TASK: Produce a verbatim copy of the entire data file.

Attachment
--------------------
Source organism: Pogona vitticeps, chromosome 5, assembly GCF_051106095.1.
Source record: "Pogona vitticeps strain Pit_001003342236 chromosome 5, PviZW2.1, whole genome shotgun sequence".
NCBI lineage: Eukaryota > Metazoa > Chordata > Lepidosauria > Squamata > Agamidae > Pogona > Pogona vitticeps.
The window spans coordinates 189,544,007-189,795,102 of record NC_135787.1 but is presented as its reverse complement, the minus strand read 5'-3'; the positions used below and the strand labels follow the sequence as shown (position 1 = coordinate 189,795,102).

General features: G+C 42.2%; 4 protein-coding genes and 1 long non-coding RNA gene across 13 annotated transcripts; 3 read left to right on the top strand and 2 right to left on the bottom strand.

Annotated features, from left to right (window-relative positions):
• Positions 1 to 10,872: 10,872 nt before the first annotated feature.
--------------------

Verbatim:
Source organism: Pogona vitticeps, chromosome 5, assembly GCF_051106095.1.
Source record: "Pogona vitticeps strain Pit_001003342236 chromosome 5, PviZW2.1, whole genome shotgun sequence".
NCBI lineage: Eukaryota > Metazoa > Chordata > Lepidosauria > Squamata > Agamidae > Pogona > Pogona vitticeps.
The window spans coordinates 189,544,007-189,795,102 of record NC_135787.1 but is presented as its reverse complement, the minus strand read 5'-3'; the positions used below and the strand labels follow the sequence as shown (position 1 = coordinate 189,795,102).

General features: G+C 42.2%; 4 protein-coding genes and 1 long non-coding RNA gene across 13 annotated transcripts; 3 read left to right on the top strand and 2 right to left on the bottom strand.

Annotated features, from left to right (window-relative positions):
• Positions 1 to 10,872: 10,872 nt before the first annotated feature.